The wind the previous night had me tracking down the clothes I had lain out to dry, but the hike led to a good sleep. We awoke to our last full day in the canyon, and watching the sunshine creep down the walls of the canyon was just as amazing as it was the first morning of the trip.
During the fire line to load the bags, I was at the front of the boat, throwing/handing up our bags and supplies to those on the boat. I threw the last personal compression bag up on to the boat, not realizing that John who was catching had his back to me. I saw that it was going into the water, so I dove across the metal front of the boat to try and grab it, but missed. Walker looked at me and calmly said “you’re going to have to go in after it, before it passes the rapids.” after a quick curse, I jumped into to the cold Colorado and retrieved the bag, which ended up being my brother’s. Luckily, only his fleece was damp so he let me live. (more…)
Previous post: Grand Canyon – Elves Chasm and other waterfalls
Since some of us wanted to do a long hike, Walker (with suggestions from Mike, who had lots of experience in the Canyon) set up options: part of us could raft down the river a bit and do a small hike, and some could do a longer hike. Showing excellent sales and marketing talents, Walker named the optional longer hike “the Death March”. The Death March was an eleven mile hike, lots of climbing, but with Thunder River as one of the highlights. Much discussion ensued the night before over adult beverages concerning who would participate in which adventure. The fact that I had to choose from over 200 pictures for this post shows that choosing the Death March was wise; the scenery was unbelievable.
We were awakened early, this time by Dewey’s coffee call, followed by an enthusiastic “woo hoo”. I am assuming it was enthusiastic because Dewey was not attending the Death March.
We went downriver a few miles, and offloaded myself, Walker, my brother, Ron, John, Mitch and Alex. After bidding a fond farewell to those staying on the boat (and informing them where our wills are), we set off hiking along Tapeats Creek.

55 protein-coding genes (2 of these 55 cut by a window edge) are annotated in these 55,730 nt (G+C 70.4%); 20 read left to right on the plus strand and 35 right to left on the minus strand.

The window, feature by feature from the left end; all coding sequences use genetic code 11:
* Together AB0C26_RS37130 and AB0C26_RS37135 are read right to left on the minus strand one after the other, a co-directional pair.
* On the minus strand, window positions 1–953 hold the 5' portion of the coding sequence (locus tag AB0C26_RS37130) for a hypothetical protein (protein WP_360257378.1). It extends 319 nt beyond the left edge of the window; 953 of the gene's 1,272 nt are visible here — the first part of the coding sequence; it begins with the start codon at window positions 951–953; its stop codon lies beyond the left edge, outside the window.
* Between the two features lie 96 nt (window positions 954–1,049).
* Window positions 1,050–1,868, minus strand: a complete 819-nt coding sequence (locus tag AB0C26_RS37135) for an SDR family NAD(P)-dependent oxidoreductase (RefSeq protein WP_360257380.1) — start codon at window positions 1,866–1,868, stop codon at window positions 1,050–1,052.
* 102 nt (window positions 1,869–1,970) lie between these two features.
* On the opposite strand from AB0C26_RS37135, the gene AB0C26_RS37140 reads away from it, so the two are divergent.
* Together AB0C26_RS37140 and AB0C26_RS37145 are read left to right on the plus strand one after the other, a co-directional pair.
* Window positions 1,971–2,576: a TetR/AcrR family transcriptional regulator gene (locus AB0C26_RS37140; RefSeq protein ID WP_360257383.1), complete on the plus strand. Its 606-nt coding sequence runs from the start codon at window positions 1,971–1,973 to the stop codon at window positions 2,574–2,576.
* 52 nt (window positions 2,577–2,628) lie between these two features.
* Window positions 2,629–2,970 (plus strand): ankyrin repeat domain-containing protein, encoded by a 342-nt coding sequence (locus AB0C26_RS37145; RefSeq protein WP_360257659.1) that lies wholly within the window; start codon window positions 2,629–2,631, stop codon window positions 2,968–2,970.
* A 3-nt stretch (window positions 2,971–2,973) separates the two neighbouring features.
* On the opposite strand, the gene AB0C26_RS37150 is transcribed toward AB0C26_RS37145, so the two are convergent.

The hike immediately turned up, with a series of switchbacks that rapidly got us above the Colorado. We then paralled Tapeats, and eventually dropped back down to the water level, where Alex laid down in the water to cool off. (more…)
Previous Post: Grand Canyon – Bright Angel Trail
It is hard to describe sleeping and waking up on the banks of the Colorado River inside the Grand Canyon. I awoke a couple of times at night, with a magnificent view of the Big Dipper over the North Rim, something you just don’t see everyday. There were bats swooping down close to my cot, grabbing insects for their morning breakfast (and probably keeping the mosquitoes and flies away).The sun wakes you up, as does Walker’s yell of “Coffee!!” followed a bit later by “Breakfast!!”. The coffee is Cowboy Coffee, brewed in a big pot with the grounds in, poured through a filter. It was tasty, but whoever got the first cup (me twice!) got some extra fiber in their coffee. Breakfast was terrific.
To setup and break camp, we formed a fire line to load and unload our bags. Each camper had two compression bags, one for sleeping supplies (mat, ground cover and sleeping bag) and one for your backpack and clothes. We also each had an ammo can, which was mostly watertight. All three were numbered, mine with lucky number 13.
The rules of the camp are pretty simple:
We added the following unwritten rules:
Previous Post: Grand Canyon – The Start
Grand Canyon App in the Apple App Store
It was 13-17 degrees in the morning, causing the snow at the top of the trail to turn to ice. The plan was to leave at 6:30AM, but my brother Terry and I plus our guide Dewey (who was always on the river, so this was his first hike down from the rim) needed “yak tracks”, spiky soles that attached to the bottom of your shoes. The gift shop operator was nice enough to open a bit early, so we got on the trial about 15-20 minutes later that the rest of our group. Being from Texas, I was skeptical about “a little ice”. But for the first couple of miles, it would have been quite dangerous without the “tracks”.
I had my Blackberry (ok, start with the geek jokes, but I was “testing” for a new app we are writing….seriously) and had coverage all the way to Indian Garden. While in the ice, my mom called…then Dewey called his mom. Hiking down one of the natural wonders of the world, through the ice, with yak tracks, talking to our mothers…serious geek bonding there. Dewey had no idea what was in store. (more…)
Sounds exhausting, doesn’t it? It was.
But it was also a magnificent, once-in-a-lifetime experience.
It could have been a disaster. The U.S. Government, the weather, the people or the equipment, all could have conspired to make this a colossal waste of a week. But none of them could get in our way. (more…)